NCAA divisions must make final decisions on fall sports by August 21 - Sports Illustrated

NCAA Divisions Must Make Final Decisions on Fall Sports by Aug. 21, Scholarships Will Be Honored

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An Aug. 21 deadline has been set for the three NCAA divisions to make final decisions on whether fall sports seasons and national championships will be held this year, the Board of Governors announced on Wednesday

The announcement included requirements for schools to establish a hotline for COVID-19 violations. In addition, all student-athletes will be allowed to opt out of the season due to COVID-19 concerns and will have their athletic scholarships honored if they choose to do so.

“Our decisions place emphasis where it belongs—on the health and safety of college athletes,” NCAA President Mark Emmert said, per the release. “Student-athletes should never feel pressured into playing their sport if they do not believe it is safe to do so. These policies ensure they can make thoughtful, informed decisions about playing this fall.”

The NCAA's Division II and III Presidents Councils later announced the cancellation of all Division III fall championships amid the coronavirus pandemic, citing "the COVID-19 pandemic and related administrative and financial challenges."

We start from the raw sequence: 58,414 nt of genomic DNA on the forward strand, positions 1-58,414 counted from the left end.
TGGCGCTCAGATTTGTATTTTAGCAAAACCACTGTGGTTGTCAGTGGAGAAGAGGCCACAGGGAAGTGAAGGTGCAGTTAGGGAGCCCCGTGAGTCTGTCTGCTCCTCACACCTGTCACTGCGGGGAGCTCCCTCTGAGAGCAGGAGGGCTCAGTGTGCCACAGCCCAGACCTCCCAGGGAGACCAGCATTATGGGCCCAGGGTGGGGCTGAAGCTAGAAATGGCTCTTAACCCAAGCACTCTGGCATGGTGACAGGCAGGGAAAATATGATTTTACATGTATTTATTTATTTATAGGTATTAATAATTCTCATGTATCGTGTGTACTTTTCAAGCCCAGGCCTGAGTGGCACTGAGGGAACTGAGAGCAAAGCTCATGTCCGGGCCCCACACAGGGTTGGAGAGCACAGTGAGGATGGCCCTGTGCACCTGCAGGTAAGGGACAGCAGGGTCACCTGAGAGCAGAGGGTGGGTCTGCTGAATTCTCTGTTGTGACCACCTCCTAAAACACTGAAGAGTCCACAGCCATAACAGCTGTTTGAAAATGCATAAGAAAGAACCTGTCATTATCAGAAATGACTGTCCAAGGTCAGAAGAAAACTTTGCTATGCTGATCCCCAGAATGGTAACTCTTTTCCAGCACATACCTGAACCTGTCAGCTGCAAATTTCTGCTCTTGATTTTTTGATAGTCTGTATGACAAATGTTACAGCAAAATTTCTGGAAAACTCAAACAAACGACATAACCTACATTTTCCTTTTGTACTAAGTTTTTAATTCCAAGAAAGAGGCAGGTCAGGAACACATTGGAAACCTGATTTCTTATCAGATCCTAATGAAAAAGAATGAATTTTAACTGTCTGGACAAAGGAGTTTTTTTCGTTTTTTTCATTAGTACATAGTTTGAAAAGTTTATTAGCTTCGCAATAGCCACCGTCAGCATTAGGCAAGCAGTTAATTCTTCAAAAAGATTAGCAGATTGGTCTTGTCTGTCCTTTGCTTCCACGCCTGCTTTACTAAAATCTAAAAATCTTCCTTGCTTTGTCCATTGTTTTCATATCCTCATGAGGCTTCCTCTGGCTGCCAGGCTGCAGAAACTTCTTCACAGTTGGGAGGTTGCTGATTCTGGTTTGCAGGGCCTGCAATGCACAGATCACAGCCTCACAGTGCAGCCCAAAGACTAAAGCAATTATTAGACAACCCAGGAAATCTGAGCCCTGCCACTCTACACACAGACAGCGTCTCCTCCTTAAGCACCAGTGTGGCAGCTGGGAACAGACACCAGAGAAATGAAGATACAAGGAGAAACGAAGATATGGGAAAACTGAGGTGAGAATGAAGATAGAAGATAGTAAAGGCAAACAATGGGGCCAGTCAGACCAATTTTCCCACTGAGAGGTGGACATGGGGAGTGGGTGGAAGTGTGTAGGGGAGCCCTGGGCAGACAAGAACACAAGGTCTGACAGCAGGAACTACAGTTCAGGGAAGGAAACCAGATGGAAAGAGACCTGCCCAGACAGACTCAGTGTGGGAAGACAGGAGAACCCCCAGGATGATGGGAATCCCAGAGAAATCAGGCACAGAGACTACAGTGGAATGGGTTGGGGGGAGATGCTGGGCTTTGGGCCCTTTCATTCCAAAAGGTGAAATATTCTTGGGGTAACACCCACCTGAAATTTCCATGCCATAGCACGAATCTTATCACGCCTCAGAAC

With the NCAA's emphasis on health and safety, all division schools will be required to cover all COVID-19 related medical expenses for student-athletes to "prevent out-of-pocket expenses for college athletes and their families." Any fall sports activities must follow the NCAA's return-to-sport guidelines, which were released in July.

For fall championships to take place, at least 50% of division teams will need to participate. If 50% or more programs choose to cancel in a specific fall sport, a decision to hold the national championship at a later date will be determined based on "scientific data available at that time regarding COVID-19."

The University of Connecticut became the first FBS school to cancel its football season due to COVID-19 on Wednesday. Other schools have chosen to push their college football seasons to begin in the spring while opting for conference-only schedules

Players in the Big Ten and Pac-12 have expressed concerns about playing and called for increased testing and safety protocols